The plant will support the future of the rail project’s operations as well as other H2-powered initiatives
The San Joaquin Valley Regional Rail Authority has announced that it has finalized a property purchase agreement for the hydrogen production facility needed for its rail project.
The land purchase was for a 200-acre parcel located in Tracy, California through an agreement with the city.
The property offers the green hydrogen production facility the land it critically needs to operate and support the authority’s vision for the Valley Link rail project’s sustainability goal. The plant will also support other local transit and heavy truck operators’ clean energy goals.
“Valley Link’s self-produced, green hydrogen will reduce the cost of the overall project operations for the public and offset state and federal transit subsidies,” said authority Board of Directors Chair Veronica Vargas. “The project’s vision also supports opportunities to create and sustain new living wage jobs in both the hydrogen fuel production and related renewable energy industries. This is good for both the economy and the environment.”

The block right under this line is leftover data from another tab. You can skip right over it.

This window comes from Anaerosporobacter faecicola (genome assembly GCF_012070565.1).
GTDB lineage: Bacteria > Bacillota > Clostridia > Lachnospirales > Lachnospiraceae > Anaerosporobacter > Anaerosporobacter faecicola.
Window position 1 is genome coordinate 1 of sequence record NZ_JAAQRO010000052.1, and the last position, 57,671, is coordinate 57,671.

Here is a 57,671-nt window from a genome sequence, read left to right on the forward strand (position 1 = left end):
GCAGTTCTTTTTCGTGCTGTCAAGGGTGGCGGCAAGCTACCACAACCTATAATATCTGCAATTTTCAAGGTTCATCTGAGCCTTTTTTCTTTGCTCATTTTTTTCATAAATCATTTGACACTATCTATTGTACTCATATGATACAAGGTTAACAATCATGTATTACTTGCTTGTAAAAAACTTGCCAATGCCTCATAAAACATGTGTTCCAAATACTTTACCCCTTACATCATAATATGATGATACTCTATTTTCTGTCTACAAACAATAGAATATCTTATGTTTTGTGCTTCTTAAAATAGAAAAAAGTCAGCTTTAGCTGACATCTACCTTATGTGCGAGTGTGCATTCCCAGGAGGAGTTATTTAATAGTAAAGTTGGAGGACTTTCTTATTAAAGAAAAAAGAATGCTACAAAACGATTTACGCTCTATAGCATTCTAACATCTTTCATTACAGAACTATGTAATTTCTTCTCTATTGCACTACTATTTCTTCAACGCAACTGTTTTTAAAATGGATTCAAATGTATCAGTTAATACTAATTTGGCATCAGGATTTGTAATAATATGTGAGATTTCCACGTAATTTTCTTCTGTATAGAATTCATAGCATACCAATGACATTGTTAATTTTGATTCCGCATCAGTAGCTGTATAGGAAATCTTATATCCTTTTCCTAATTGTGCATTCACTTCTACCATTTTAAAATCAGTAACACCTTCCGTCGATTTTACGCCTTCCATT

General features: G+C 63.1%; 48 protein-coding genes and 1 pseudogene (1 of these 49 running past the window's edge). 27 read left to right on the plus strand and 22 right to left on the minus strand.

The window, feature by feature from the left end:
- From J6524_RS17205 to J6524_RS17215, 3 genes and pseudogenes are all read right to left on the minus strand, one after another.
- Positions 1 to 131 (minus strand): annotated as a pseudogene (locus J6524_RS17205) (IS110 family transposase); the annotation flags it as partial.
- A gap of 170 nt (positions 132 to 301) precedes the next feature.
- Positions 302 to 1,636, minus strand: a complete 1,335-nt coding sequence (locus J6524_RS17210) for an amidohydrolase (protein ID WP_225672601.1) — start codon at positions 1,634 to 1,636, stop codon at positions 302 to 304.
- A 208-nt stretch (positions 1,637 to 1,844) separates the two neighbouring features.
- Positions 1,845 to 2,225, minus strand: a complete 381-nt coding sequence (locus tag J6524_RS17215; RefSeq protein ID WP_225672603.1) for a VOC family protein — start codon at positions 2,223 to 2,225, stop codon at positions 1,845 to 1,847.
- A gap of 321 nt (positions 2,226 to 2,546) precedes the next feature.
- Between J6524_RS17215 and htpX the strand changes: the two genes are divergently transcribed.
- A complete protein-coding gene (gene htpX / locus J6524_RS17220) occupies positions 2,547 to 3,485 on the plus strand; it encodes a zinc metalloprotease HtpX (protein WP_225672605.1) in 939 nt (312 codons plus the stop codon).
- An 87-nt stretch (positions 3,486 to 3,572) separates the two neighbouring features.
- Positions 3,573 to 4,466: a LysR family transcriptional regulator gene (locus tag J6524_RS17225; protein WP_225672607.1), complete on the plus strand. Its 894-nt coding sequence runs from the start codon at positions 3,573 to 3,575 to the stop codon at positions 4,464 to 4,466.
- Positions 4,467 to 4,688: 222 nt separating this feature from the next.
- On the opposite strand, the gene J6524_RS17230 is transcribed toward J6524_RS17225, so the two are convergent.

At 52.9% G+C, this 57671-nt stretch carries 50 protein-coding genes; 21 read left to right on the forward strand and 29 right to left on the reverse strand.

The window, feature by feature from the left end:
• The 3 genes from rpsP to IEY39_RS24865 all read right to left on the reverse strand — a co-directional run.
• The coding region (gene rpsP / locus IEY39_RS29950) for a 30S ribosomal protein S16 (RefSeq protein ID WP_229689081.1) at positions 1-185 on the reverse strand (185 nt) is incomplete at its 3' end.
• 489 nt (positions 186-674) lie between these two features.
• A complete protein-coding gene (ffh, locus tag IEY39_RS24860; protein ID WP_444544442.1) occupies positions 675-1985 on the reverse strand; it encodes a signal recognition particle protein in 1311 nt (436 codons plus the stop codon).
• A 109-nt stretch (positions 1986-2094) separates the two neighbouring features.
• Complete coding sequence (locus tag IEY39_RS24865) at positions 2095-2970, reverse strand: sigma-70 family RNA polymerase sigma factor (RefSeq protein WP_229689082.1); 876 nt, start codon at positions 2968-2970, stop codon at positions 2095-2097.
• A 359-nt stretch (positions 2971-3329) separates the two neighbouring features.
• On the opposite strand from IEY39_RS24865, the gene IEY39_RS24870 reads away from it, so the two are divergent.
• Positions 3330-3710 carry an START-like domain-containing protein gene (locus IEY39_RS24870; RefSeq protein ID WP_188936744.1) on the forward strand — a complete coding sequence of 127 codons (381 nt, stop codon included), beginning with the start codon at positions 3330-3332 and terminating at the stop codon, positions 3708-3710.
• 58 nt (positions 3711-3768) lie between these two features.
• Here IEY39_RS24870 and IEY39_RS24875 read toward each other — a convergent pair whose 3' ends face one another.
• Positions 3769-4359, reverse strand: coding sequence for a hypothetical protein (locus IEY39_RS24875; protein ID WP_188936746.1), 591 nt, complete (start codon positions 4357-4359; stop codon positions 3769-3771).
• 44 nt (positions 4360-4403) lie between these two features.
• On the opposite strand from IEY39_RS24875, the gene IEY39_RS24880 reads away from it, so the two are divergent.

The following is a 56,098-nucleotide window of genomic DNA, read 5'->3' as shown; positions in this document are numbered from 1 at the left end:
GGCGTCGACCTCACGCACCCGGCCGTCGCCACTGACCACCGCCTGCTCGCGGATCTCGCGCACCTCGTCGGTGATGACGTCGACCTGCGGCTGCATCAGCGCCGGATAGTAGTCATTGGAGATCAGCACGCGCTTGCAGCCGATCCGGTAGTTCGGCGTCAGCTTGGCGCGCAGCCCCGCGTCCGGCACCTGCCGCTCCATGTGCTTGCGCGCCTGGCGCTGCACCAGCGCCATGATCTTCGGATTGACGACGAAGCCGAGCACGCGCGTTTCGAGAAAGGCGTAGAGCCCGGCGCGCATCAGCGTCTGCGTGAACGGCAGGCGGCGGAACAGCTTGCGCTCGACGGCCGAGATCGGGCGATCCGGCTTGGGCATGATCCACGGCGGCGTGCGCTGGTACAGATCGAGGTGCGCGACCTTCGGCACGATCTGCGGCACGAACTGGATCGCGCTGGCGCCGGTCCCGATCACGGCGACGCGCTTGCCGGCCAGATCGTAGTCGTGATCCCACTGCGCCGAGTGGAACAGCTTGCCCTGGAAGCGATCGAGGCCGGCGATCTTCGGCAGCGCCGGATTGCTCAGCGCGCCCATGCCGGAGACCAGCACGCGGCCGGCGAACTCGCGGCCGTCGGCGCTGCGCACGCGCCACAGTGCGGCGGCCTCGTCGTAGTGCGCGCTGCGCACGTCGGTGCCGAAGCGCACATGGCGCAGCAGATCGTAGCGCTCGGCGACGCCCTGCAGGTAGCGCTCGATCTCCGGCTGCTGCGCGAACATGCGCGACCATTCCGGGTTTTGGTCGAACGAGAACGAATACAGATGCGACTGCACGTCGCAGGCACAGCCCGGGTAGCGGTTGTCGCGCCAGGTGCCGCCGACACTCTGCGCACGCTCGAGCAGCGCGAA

The green hydrogen production facility will help the Valley Link Rail Project to be sustainable.
Phase 1 of the 26-mile Valley Link Rail Project runs from the Dublin/Pleasanton Bay Area Rapid Transit (BART) station in Alameda County and San Joaquin County’s Mountain House station. It will provide tens of thousands of workers in the Bay Area with a connection through which they can commute from their Northern Joaquin Valley community homes. Some of the most disadvantaged communities in the state are living in some of the most polluted air basins in the country.
Many California transit agencies have been investing in several H2-powered vehicle technologies as well as a range of H2 are producing their own. The vision for the sustainability of the Valley Link rail project aims to substantially expand on that opportunity, including the chance to manage risk and maximize green hydrogen production outcomes by way of public-private partnerships among those with experience and expertise in H2.
“The Valley Link hydrogen production business model is intended to serve as not only a catalyst for private investment, but also for a green energy economy within the Northern California megaregion combined with workforce development to create and sustain living wage jobs,” said David Haubert, Alameda County District 1 Supervisor.